Beyond Tradition I: The Crisis of Modernity: Making Sense of Our Historical Situation
This course was available in the past and may be presented again as part of the Basic Program of Liberal Education curriculum.
“Sense,” Santayana says, “is the foundation of everything.” The task of “making sense” of things is a distinctively modern enterprise, the effect of our having lost a unified, coherent, if sometimes oppressive and threatening world. The “crisis of modernity” registers the extremity, urgency, and difficulty of this task. This is the first of a three-quarter immersion in some of the best and most difficult social-theoretical, philosophical, literary, and artistic works of the 20th century. This quarter frames the general crisis of modernity through classic works of philosophy (Nietzsche, Camus) and of political, economic, and social theory (Arendt, Weil), in conjunction with Mann’s magisterial epic, Buddenbrooks. Intended to build upon and extend various themes the Modern Tradition sequence, this course does not presuppose or require familiarity with those texts.
Arendt, Hannah, Between Past and Future [Penguin] 978-0143104810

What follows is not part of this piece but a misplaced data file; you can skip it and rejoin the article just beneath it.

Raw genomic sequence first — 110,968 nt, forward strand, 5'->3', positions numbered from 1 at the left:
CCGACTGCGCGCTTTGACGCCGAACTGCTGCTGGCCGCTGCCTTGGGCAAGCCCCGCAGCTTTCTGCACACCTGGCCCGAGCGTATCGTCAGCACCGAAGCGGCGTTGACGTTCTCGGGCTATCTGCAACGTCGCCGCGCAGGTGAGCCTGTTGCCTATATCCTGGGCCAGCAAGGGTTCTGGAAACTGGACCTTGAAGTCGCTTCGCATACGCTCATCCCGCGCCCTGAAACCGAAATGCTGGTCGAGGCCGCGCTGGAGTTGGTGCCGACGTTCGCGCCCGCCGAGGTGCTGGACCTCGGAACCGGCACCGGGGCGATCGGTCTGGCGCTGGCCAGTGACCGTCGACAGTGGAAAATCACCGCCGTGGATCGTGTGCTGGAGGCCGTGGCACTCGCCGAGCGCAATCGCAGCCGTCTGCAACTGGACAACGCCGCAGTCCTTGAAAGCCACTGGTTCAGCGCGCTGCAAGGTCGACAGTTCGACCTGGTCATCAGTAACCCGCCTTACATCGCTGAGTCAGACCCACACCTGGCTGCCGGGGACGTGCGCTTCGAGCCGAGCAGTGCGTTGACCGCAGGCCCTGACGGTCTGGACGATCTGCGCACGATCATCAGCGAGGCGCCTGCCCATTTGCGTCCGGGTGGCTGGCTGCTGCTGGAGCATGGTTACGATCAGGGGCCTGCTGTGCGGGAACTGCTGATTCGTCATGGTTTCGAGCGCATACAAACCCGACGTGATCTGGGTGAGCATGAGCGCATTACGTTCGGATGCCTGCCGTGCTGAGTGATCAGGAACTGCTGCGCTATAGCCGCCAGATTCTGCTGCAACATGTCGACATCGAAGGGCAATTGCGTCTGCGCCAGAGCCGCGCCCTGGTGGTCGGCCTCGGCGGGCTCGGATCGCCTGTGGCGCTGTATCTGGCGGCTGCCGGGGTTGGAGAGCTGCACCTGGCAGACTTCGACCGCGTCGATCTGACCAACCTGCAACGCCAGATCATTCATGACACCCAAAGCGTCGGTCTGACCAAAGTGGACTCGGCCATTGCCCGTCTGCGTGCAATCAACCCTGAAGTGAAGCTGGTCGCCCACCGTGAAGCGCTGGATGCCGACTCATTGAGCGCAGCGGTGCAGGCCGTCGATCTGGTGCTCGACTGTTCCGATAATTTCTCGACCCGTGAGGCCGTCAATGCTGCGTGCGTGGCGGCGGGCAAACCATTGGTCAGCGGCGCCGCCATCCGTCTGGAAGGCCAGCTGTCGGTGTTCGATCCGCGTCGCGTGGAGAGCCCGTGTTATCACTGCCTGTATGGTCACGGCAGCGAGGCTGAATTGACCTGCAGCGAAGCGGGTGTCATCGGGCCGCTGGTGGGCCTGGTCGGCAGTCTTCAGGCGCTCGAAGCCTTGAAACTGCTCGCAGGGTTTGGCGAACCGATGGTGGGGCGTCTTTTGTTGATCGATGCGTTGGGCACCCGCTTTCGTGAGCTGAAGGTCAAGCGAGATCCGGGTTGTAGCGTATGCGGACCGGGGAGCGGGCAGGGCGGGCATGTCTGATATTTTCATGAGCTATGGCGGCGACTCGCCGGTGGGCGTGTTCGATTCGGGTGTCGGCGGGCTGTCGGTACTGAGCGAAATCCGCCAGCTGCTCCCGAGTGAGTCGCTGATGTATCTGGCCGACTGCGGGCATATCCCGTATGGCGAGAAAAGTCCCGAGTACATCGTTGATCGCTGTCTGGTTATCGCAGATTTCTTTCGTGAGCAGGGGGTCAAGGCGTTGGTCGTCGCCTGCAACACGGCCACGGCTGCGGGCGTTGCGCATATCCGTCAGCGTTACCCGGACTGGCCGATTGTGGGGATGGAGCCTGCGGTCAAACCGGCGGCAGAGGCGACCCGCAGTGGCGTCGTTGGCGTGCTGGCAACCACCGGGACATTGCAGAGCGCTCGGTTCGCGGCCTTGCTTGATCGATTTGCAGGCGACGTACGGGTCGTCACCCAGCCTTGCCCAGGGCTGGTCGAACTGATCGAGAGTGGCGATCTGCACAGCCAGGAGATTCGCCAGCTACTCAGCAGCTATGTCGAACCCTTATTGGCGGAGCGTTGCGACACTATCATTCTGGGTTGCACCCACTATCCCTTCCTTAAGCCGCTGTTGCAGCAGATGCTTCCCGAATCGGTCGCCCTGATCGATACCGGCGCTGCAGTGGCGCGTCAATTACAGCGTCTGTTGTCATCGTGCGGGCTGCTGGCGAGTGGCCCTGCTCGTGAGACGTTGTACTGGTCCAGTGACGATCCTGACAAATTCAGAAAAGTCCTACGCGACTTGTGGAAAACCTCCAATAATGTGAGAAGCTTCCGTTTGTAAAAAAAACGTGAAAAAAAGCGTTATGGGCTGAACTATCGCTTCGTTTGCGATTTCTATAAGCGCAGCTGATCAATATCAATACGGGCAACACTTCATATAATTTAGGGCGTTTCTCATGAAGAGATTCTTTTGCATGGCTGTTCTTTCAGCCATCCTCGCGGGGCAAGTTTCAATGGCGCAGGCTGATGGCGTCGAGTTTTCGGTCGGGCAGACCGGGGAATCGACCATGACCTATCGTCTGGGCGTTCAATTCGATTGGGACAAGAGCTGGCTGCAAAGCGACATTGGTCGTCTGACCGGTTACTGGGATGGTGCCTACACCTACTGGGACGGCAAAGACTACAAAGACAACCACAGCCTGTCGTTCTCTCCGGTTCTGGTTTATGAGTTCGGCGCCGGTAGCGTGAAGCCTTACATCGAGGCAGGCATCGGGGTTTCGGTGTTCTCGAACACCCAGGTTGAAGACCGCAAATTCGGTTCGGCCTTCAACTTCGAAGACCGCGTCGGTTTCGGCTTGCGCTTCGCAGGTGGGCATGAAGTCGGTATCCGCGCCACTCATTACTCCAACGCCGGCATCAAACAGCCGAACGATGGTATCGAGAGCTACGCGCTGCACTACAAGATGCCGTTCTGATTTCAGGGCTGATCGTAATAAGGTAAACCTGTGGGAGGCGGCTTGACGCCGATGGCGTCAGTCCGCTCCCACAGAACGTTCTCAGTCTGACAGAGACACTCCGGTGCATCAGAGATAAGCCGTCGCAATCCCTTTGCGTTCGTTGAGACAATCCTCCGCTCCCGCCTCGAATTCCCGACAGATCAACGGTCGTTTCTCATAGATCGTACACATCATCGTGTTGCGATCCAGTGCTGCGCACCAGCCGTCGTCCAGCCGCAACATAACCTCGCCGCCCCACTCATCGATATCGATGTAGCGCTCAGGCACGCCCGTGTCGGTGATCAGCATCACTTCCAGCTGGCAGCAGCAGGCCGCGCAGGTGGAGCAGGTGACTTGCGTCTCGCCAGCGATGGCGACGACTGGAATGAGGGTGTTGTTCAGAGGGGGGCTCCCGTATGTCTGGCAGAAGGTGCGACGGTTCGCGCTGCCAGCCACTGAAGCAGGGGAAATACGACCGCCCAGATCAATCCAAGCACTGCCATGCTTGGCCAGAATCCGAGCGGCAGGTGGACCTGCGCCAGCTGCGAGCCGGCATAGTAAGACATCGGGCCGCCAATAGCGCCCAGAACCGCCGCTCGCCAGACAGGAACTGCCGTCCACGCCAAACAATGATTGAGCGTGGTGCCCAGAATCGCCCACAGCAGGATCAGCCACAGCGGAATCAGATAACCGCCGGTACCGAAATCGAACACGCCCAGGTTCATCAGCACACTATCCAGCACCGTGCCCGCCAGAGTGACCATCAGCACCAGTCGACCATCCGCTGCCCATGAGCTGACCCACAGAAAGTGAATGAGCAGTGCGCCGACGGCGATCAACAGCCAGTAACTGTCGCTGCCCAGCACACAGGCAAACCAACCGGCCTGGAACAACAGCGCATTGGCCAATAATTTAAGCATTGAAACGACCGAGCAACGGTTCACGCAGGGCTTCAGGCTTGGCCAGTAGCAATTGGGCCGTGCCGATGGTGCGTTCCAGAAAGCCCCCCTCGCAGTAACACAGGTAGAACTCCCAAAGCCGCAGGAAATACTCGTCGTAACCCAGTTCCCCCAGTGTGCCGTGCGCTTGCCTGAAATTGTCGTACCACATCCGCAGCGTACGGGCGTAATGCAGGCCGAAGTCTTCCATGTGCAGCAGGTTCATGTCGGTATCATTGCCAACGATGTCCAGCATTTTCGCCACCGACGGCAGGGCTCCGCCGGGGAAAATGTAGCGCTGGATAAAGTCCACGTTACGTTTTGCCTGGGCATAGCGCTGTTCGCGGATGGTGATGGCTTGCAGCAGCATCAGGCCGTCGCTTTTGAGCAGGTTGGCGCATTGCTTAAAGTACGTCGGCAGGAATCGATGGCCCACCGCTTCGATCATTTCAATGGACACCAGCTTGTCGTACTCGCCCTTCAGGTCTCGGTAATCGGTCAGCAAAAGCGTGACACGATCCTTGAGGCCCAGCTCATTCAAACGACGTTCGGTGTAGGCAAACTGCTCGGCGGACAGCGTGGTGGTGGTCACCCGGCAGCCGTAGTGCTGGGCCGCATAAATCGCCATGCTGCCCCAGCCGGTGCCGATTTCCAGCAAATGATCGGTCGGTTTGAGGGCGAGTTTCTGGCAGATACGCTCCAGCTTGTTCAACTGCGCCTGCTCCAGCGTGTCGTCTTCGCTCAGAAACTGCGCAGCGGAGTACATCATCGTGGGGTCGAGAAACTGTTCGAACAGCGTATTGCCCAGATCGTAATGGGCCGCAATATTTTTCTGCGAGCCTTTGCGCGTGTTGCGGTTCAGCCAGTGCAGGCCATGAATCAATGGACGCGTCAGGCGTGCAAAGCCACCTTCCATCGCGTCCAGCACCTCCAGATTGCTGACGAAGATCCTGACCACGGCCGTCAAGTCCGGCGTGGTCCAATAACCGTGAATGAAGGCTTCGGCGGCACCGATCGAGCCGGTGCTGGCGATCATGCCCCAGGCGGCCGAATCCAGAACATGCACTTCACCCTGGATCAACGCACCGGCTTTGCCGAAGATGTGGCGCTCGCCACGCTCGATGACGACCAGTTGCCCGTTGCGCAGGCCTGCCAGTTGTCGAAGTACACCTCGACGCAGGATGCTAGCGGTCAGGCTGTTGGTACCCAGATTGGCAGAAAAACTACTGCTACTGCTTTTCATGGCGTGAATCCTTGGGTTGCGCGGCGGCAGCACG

Camus, Albert (tr. O’Brien), The Myth of Sisyphus and Other Essays [Vintage] 978-0679733737
Mann, Thomas, Buddenbrooks [Vintage] 978-0679752608
Nietzsche, Friedrich, The Will to Power [Vintage] 978-0394704371
Weil, Simone (tr. Wills and Petrie), Oppression and Liberty [Routledge] 978-0415254076 (or: [UMass] 978-0870232510)
Online registration deadline: Thursday, Sept 22 at 5 pm CT.
No class Nov 22
In-person programming must adhere to University of Chicago guidelines, including the following measures:
- All in-person participants must show proof of fully vaccinated status, defined as two weeks after the second dose of a two-dose COVID-19 vaccine or two weeks after one dose of a single-dose vaccine.
- It is strongly recommended that all in-person participants receive the COVID-19 booster shot(s).
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